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Nikon D7000 focus tracking


thatmanbrian 9 342 3 Spain
4 Sep 2011 10:45PM
Blah!
User_Removed 16 4.3k 2 United Kingdom
5 Sep 2011 12:40PM
Surely single point focus is the way to go, that way you lock onto the bird and the lens focuses on that point.
Using 39 points offers too much choice.

I use the D7000 for my bird shots but don't have fast enough reaction times for birds in flight, mainly because I can't hand hold lenses.
thatmanbrian 9 342 3 Spain
5 Sep 2011 2:51PM
Does single-point actively track though, or does it lock onto that distance even if the bird gets closer? Just seen your portfolio aftertherain, great shots you clearly have no problem focussing! I'm planning another sanctuary visit soon to experiment further BTW.
LenShepherd 13 4.4k United Kingdom
5 Sep 2011 8:46PM

Quote:As soon as it takes off, I pan with it shooting on continuous, but the AF doesn't even manage to get the first shot in focus.Sad Hence my suspicion there is a fault? As I already mentioned, sometimes when framing a distant shot after a close one, the AF seems to refuse to refocus.

Without links to images it is difficult to comment in detail.
Birds in flight need to be a minimum size for AF to detect them and then track them. Adding to this some birds, especially if back lit, are poor AF targets.
Going from targets at the opposite end of the focus range does occasionally (but not often) prevent AF reacting because the image is so unsharp that there is total detail blur at the AF sensor.
The D7000 AF sensors cover a slightly smaller area of the viewfinder than with the D300s so I am guessing although the D7000 has fewer sensors the D7000 detection lines are not much shorter - and should work with a similar minimum size targets.
My D7000 works perfect with the 70-200 picking out individual cyclists faces in a bunch traveling at 25 mph (uphill) - my combination with good detail targets works very well.
One thing to be aware of if you use the new D7000 AF-A focus option is the AF method changes from focus priority with static subjects to shutter priority with moving targets - unless you change menu option a2 in the menus.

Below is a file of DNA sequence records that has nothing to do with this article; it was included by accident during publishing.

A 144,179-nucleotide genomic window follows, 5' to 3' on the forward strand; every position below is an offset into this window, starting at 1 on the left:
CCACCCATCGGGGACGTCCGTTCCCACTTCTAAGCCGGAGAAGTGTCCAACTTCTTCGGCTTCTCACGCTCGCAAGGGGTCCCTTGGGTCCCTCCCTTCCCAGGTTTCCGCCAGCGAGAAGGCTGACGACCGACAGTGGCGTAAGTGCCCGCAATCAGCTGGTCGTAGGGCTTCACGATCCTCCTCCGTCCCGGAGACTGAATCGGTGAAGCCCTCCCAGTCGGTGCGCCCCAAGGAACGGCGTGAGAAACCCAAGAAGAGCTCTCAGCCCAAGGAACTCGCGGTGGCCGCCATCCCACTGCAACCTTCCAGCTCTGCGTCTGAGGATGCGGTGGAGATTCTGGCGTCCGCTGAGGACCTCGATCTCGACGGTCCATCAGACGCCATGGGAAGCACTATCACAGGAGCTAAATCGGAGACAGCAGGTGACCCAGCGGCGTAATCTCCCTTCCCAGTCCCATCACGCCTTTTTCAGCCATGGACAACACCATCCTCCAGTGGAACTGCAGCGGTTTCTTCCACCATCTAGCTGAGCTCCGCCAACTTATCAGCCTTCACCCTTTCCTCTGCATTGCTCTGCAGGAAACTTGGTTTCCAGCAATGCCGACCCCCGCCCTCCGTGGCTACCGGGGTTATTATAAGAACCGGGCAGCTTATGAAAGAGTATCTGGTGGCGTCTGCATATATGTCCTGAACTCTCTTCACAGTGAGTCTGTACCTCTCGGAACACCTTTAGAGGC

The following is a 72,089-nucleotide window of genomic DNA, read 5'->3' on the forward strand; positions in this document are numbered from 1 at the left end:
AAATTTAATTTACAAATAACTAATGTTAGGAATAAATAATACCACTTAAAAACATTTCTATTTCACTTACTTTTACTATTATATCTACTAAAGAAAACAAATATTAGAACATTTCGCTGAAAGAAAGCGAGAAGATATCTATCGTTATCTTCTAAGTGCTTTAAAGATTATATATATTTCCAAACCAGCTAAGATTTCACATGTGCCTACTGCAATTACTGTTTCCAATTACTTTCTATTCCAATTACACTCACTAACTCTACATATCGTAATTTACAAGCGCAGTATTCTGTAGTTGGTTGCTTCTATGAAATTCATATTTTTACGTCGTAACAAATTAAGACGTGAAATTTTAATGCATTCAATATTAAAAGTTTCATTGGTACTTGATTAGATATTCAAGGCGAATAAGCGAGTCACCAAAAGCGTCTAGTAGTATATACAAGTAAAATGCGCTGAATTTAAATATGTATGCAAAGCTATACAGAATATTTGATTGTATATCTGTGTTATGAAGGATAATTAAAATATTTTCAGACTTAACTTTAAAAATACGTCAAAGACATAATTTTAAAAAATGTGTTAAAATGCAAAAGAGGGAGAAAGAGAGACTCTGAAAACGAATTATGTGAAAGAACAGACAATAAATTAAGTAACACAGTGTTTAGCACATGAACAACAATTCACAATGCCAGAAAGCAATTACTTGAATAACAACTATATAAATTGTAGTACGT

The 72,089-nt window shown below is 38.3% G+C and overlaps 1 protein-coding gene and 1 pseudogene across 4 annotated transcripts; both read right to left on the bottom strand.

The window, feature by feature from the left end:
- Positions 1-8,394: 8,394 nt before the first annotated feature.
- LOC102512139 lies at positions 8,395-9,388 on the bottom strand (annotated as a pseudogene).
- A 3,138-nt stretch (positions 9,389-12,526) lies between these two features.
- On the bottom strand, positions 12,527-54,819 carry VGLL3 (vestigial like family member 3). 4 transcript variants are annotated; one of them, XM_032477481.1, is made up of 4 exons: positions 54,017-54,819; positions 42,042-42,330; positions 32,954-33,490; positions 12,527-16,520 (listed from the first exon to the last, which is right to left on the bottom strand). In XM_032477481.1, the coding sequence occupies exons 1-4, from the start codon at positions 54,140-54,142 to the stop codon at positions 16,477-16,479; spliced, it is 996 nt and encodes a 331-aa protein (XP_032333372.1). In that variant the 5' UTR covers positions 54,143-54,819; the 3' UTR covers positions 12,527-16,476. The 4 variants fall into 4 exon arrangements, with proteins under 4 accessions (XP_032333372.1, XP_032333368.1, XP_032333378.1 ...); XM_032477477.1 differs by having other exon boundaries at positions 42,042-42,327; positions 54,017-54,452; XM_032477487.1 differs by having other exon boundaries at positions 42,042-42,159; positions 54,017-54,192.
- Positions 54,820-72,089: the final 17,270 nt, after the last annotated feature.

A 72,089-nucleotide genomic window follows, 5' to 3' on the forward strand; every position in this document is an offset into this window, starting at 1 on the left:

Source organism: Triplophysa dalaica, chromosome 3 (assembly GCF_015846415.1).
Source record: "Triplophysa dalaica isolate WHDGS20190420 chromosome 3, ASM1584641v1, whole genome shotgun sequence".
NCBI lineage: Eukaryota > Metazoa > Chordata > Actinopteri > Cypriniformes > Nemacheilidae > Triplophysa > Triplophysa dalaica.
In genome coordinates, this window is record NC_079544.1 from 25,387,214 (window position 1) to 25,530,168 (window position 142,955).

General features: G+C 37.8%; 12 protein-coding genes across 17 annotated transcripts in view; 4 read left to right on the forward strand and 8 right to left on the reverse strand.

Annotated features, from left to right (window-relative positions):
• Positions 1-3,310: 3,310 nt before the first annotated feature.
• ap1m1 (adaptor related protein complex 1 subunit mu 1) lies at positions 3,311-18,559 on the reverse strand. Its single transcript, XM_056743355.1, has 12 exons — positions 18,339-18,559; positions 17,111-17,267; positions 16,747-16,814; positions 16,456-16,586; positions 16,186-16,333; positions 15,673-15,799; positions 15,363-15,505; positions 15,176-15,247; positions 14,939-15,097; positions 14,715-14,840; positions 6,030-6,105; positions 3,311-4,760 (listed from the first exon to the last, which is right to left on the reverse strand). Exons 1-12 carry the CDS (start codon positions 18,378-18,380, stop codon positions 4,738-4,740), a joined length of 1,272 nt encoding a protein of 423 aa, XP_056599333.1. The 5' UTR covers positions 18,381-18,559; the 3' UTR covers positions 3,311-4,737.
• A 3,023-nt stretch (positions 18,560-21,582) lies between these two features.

It is not unreasonable to presume in AF-A focus is always shutter priority - but it is not Sad See page 91 of the instruction book - particularly the explanation of AF-S focus mode.
If you do not change the menu option when the bird takes off the camera changes focus method, which could help explain why you are having difficulty getting the first picture sharp.
thatmanbrian 9 342 3 Spain
5 Sep 2011 9:56PM
Thanks for your detailed reply.

This is the first in the continuous take:
-dsc6726.jpg


-dsc6734.jpg


the other is the last - I'd lost framing a bit! Hope this helps. It's not the worse example but I deleted those! The final image seems to be focussed on the legs? am I expecting too much?

I'll follow up your suggestions anyway.
Brian
LenShepherd 13 4.4k United Kingdom
6 Sep 2011 10:53AM
Thanks for the pictures.
You have a fairly fast flying back lit dark brown bird, starting flight from a background in shadow in the first shot.
In the second shot the bird is closer to the camera at greater magnification - which requires much faster AF tracking than the first shot.
I suspect had the bird being flying into the light making it a much better AF target D7000 AF and the 70-200 would have performed much better.
I would expect even my D3s would have AF tracking accuracy difficulty with an AF target as poor as this one.
thatmanbrian 9 342 3 Spain
6 Sep 2011 11:35AM
Hmm. I thought this might be the case. I do have successes as here in the wild. He was flying quite sedately though.

nature-closeups003.jpg
LenShepherd 13 4.4k United Kingdom
7 Sep 2011 9:01AM

Quote: He was flying quite sedately though.